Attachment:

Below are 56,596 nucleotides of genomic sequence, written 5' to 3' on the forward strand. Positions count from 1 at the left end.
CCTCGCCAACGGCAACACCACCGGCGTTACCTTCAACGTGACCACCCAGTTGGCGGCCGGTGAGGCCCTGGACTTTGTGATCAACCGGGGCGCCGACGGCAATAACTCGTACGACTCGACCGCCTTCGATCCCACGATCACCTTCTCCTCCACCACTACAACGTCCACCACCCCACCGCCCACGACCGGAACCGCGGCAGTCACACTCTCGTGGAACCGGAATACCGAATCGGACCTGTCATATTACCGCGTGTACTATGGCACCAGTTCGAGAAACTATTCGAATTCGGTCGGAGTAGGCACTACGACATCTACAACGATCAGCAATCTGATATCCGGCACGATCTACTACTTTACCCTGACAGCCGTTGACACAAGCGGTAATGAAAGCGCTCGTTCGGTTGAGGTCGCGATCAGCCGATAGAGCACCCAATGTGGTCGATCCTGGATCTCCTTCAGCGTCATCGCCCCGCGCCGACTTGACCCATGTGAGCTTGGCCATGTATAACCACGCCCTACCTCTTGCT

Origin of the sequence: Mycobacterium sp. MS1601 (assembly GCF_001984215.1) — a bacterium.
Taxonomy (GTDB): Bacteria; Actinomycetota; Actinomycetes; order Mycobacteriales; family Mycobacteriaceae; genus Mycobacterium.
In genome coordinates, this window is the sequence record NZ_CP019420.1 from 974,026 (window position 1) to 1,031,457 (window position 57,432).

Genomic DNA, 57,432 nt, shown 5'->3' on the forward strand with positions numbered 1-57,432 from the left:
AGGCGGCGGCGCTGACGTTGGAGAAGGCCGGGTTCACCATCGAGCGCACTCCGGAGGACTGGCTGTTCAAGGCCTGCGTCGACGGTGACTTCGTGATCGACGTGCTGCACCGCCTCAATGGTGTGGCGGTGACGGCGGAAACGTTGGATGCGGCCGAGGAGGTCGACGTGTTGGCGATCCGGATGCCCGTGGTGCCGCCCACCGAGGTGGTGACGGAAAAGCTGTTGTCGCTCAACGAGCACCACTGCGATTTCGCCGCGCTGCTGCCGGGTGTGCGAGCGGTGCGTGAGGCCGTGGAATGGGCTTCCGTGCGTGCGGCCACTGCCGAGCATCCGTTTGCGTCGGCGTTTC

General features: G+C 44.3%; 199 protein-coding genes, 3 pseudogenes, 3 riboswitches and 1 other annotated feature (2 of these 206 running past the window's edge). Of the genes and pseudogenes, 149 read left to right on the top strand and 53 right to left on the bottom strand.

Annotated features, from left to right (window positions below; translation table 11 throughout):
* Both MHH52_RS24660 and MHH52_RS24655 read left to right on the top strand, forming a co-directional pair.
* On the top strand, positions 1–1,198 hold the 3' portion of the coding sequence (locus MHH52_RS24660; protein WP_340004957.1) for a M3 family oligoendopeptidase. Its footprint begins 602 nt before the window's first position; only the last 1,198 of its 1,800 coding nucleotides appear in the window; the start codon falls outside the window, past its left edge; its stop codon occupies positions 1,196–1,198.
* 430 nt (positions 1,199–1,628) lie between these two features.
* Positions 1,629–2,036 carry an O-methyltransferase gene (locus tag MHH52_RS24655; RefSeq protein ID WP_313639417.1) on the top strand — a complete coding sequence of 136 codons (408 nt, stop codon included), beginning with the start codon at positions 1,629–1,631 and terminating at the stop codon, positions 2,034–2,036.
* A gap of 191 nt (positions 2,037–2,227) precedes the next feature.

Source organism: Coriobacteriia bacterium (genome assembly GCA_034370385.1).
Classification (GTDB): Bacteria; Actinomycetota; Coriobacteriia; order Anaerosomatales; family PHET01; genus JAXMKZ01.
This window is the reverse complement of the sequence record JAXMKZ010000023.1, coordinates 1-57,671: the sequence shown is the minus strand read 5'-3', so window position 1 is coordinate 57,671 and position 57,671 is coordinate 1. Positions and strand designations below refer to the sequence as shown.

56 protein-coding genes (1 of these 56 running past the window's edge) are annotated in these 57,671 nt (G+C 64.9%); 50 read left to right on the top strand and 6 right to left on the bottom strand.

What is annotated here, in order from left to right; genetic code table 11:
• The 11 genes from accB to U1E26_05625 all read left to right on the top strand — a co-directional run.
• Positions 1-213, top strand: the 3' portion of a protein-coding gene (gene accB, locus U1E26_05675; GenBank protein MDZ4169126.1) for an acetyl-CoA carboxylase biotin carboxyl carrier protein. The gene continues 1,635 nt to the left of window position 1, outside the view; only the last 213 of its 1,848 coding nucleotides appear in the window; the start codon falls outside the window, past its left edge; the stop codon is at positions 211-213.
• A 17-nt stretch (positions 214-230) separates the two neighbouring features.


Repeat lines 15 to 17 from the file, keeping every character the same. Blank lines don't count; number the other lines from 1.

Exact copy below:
Source organism: Coriobacteriia bacterium (genome assembly GCA_034370385.1).
Classification (GTDB): Bacteria; Actinomycetota; Coriobacteriia; order Anaerosomatales; family PHET01; genus JAXMKZ01.
This window is the reverse complement of the sequence record JAXMKZ010000023.1, coordinates 1-57,671: the sequence shown is the minus strand read 5'-3', so window position 1 is coordinate 57,671 and position 57,671 is coordinate 1. Positions and strand designations below refer to the sequence as shown.